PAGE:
US army and the US state department are coordinating medication, aid, and equipment to India in an attempt to stop COVID-19 from spreading to the rest of the world. A budget of USD 100 million has been set aside. And so are 40 other countries, many NGOs, and many private companies within the country and across the world.
The ultra-rich Indians are fleeing in their private jets, as also are those who have relatives living overseas. And this includes Adar Poonawala, albeit for a totally different reason. The CEO at Serum Institute has been receiving life-threatening calls, if he “did not supply the vaccine needs of X, Y, or Z”, and these include from some of the most powerful people in the country. Manufacturers of AstraZeneca vaccines, SII had gone through its trials, manufacturing and subsequent expansion of capacity with no commitment from the Indian government. New Delhi ordered 21 million vaccines end-February 2021, and then 110 million vaccines in March 2021. Expected to procure 355 million doses per month, it has yet to place orders or give any further official communication. As COVID-19 case numbers continued to explode in the country through 2020, how difficult was it to put in large, confirmed orders with Serum, (and Pfizer, Moderna, and later, Johnson & Johnson)? In contrast, the US had ordered 400 million doses in December 2020 and 200 million more in February 2021, and the country may have 300 million excess doses by end July 2021. SII has been sued by overseas governments for, on the behest of the Indian government’s export restrictions, failing to deliver the vaccine on commercial contracts the company had started refunding governments that had placed advance orders, Poonawala is now planning setting up another plant overseas. And will be living in London for an extended time.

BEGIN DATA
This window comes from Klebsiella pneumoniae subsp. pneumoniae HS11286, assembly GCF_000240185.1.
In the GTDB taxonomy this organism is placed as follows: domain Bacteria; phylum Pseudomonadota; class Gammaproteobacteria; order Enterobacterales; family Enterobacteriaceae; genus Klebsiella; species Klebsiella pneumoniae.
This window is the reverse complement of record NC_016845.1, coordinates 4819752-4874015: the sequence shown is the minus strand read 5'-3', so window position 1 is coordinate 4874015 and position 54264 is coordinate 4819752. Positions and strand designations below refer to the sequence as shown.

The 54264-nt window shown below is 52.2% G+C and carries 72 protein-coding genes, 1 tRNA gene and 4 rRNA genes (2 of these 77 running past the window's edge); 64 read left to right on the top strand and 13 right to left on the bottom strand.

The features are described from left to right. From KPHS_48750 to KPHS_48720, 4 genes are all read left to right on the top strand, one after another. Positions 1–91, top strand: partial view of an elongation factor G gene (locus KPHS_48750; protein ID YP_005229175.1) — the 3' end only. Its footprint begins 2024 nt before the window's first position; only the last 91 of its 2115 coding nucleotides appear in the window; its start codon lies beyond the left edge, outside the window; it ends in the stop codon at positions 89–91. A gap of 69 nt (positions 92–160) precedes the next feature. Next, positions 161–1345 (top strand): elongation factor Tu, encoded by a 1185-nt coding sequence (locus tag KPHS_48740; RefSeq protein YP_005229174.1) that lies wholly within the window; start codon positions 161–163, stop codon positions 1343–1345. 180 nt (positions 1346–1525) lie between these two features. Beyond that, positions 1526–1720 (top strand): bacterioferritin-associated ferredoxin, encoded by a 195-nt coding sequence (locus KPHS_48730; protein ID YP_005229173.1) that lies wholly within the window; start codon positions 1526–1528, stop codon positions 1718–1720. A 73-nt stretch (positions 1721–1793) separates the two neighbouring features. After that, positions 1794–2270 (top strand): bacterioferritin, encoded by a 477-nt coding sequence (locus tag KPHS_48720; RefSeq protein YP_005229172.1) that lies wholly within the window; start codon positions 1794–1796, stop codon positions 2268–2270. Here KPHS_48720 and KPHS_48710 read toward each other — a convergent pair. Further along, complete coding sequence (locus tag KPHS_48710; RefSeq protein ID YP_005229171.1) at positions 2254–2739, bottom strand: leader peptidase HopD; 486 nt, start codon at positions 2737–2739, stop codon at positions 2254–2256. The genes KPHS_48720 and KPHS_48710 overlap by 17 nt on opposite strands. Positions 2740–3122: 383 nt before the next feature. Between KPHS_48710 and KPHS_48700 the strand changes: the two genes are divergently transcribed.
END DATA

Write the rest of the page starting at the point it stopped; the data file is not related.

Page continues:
Over the last few years, India was finally finding its place on the global stage, getting investor attention, being heard at various international forums and looked upon as the country to back. And now, this pathetic handling of a crisis, be it by the people in the weeks-long Kumbh Mela attended by millions from all over the country or by the political parties with mass rallies held in five state elections, has tilted the balance.
Scant attention was given to the unambiguous need for urgent action recommended by the National Task Force for COVID-19 and of a new and more contagious variant of the coronavirus taking hold in the country by INSACOG in early March. The Indian variant has now reached at least 17 countries including Britain, Switzerland, and Iran, leading several governments to close their borders to people travelling from India. So little value attached to life, and we are out with a begging bowl once again.
How did India ever get to this position? It would be naïve to expect that this will not have long-term repercussions for business and the country.